Dividing a building to provide a home for children is an attractive idea to parents helping children with the nightmare of high property prices, but there are traps to avoid and factors to consider, as this article explains.
The ever-increasing value of residential real estate in London is well-documented. Even those with what are considered good incomes can often struggle to buy a home in a desirable location. The prospect of our children owning their own home is, for many, remote. One option, says Boodle Hatfield’s Min Nolan, is to divide the family home, creating new homes for your children. There are attractive tax benefits too, the author says. The editors invite readers who want to comment to get in touch. As always, the opinions of guest contributors are not necessarily shared by the editors.
The subdivision of the house into, for example, two or three flats is considered a material change of use and will require planning permission from your local authority. If the house is listed then listed building consent will also be needed. When considering a planning application, the local authority may consider factors such as the number of conversions in the area, and the provision of local amenities, particularly parking. Homeowners should also check to see if the house is in a conservation area as this may affect the conversion, particularly external factors such as windows. Any subdivision will also need to comply with all applicable building regulations, which cover a number of diverse areas, including the structure of the buildings, fire safety, passage of sound, ventilation and sanitation to ensure the health and safety of the people in and around the building.
Only with the relevant permissions should work begin.
There will only be tax benefits if you are prepared to hand over control of the flats completely to your children. If the flats are gifted outright, there will not be any Stamp Duty Land Tax (SDLT) as the children are not purchasing them. If your children are taking the gifts subject to a mortgage over your property, however, there may be SDLT to pay. Your mortgage should also be checked to ensure that there is no restriction on giving away the legal title in part of your property.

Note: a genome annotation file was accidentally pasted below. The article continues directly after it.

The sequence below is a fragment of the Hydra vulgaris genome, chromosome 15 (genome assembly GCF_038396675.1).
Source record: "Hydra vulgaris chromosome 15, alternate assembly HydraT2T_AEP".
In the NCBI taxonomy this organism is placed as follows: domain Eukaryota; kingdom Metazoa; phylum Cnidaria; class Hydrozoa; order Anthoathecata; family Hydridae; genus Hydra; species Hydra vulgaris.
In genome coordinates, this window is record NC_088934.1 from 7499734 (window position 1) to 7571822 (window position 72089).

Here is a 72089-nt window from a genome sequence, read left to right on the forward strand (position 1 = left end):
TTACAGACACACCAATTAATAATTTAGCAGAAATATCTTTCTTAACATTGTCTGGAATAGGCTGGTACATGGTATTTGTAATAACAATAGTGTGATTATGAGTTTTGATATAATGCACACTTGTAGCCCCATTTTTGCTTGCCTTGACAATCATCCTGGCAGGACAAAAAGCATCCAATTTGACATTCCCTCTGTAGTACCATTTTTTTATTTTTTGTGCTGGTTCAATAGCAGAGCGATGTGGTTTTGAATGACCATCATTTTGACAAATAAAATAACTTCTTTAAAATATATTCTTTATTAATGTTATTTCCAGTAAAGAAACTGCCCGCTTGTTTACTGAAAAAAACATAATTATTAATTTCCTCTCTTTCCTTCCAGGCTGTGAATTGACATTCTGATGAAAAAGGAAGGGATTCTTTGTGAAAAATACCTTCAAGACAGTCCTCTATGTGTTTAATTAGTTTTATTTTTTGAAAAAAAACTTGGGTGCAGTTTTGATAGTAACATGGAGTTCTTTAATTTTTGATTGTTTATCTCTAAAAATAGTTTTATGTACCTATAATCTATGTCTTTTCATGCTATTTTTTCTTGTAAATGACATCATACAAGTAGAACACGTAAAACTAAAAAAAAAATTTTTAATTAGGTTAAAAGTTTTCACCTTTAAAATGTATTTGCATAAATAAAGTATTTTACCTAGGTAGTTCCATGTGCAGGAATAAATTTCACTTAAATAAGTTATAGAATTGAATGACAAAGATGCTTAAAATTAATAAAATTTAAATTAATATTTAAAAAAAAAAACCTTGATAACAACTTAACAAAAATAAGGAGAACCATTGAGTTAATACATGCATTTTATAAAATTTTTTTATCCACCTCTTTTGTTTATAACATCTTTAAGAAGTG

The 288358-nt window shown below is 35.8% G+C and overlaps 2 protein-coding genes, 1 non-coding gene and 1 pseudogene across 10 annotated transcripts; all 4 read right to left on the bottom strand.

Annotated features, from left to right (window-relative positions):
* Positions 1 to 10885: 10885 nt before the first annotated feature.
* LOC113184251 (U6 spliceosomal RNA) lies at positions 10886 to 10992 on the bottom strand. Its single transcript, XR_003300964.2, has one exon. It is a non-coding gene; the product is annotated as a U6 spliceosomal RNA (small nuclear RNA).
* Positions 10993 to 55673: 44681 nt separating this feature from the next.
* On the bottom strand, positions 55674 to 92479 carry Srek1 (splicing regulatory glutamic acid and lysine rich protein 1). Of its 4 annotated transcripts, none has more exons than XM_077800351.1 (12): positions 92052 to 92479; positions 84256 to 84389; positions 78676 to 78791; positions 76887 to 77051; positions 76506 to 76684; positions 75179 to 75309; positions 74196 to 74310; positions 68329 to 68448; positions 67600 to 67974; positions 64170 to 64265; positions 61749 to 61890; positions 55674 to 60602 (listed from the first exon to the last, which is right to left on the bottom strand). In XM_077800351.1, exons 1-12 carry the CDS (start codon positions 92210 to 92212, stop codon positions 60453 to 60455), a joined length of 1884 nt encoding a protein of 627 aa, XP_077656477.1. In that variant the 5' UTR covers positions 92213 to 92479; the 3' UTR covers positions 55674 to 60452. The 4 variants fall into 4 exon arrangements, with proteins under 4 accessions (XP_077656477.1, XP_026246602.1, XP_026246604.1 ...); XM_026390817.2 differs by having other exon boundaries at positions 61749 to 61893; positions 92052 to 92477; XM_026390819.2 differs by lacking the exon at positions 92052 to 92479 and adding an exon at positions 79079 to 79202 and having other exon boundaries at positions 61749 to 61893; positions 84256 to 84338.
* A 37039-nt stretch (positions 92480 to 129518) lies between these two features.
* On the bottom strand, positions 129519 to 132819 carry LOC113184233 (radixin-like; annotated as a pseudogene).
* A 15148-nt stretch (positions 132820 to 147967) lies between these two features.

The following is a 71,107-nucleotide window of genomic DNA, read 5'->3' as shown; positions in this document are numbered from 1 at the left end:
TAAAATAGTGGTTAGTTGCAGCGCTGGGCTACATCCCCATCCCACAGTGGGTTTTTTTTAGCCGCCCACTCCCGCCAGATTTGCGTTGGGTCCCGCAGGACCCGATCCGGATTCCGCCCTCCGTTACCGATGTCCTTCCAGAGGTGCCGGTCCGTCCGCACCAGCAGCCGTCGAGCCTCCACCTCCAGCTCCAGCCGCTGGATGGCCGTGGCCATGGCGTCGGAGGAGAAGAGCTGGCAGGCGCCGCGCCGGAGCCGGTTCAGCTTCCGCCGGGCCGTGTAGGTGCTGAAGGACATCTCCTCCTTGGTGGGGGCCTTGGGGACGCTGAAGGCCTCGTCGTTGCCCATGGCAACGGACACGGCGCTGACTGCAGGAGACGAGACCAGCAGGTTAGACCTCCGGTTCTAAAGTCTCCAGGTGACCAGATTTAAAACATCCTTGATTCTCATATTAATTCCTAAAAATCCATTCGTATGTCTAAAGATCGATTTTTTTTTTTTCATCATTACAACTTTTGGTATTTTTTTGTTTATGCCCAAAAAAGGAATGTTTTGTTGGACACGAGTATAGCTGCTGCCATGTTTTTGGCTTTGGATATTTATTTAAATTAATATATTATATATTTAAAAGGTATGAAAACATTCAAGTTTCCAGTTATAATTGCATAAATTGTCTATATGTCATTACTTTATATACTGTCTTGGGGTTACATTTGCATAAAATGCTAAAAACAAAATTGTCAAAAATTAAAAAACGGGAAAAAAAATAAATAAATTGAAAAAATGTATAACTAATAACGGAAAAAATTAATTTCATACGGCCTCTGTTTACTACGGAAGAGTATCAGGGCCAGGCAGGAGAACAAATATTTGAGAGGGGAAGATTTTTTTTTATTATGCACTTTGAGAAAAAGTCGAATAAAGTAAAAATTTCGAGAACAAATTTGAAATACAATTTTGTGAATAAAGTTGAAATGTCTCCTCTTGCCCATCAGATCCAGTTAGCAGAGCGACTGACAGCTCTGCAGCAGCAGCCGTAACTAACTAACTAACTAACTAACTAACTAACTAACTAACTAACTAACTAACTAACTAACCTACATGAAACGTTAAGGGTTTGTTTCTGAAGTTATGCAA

The value of the gifted flats will be outside your estate for inheritance tax (IHT). If you survive seven years from the date of the gifts, IHT will not be payable on your death. It is worth bearing in mind that should you not survive seven years then the gift will become chargeable for IHT (potentially up to 40 per cent) on your death.
Importantly, you will not be able to reserve any rights of ownership over the flats, for example charging rent to your children or having free access to the flats. If you do, the gifts may be treated as gifts with a reservation of benefit, meaning they will remain part of your chargeable estate on death for IHT and there may be other negative tax implications.
You should also be careful about retaining any benefit from the properties within seven years of making the gift in order to avoid a pre-owned assets charge (POAC). POAC is an income tax levied annually on the notional value of the benefit received by you from the property. You may incur a POAC liability if, for example, you went to live with one of your children in one of the flats, or even another property purchased with the proceeds of the flat that you had originally gifted. The anti-avoidance legislation is quite far reaching and so even receiving a loan from one of your children subsequent to your gift may attract a charge.
The downside of gifting the flats will be the potential capital gains tax charge. Currently, prior to the conversion, the house is your main residence and so you will get private residence relief (PRR), meaning CGT will not be charged on a disposal. Once the house is divided up, however, there may be an element of CGT chargeable on the additional value created by the conversion, arising on your disposal of the flats to the children. CGT may be charged on what is likely to be a relatively small proportion of the value of the flats at 18 per cent or 28 per cent. After this, as the flats will be the children's main residences, they will have their own PRR.
Restrictions on future use
It is important to consider the potential future use of apartments created by the sub-divided the home.
In order to avoid the gift with reservation of benefit rules, once you have gifted the flats to the children and they are the registered proprietors then you will not be able to prevent them from doing what they wish with the flats, including selling them. This is an important consideration practically, as you may well end up sharing the house with neighbours whom you have not chosen. Should your children wish to protect their flats from divorce or bankruptcy, they should carry out their own estate planning and consider putting in place a prenuptial or postnuptial agreement.
Although there are some tax benefits to be had in converting the family home into flats for your children, these should be carefully weighed up against various factors. These include the costs of the conversion, not least the fees of professional advisors, but also the practical implications of such an exercise and how the restraints outlined above to avoid reserving any benefit from the flats, and that the likelihood your children will want to sell eventually may impact your lifestyle in the future.
Nolan is a solicitor in the private client and tax team at law firm Boodle Hatfield.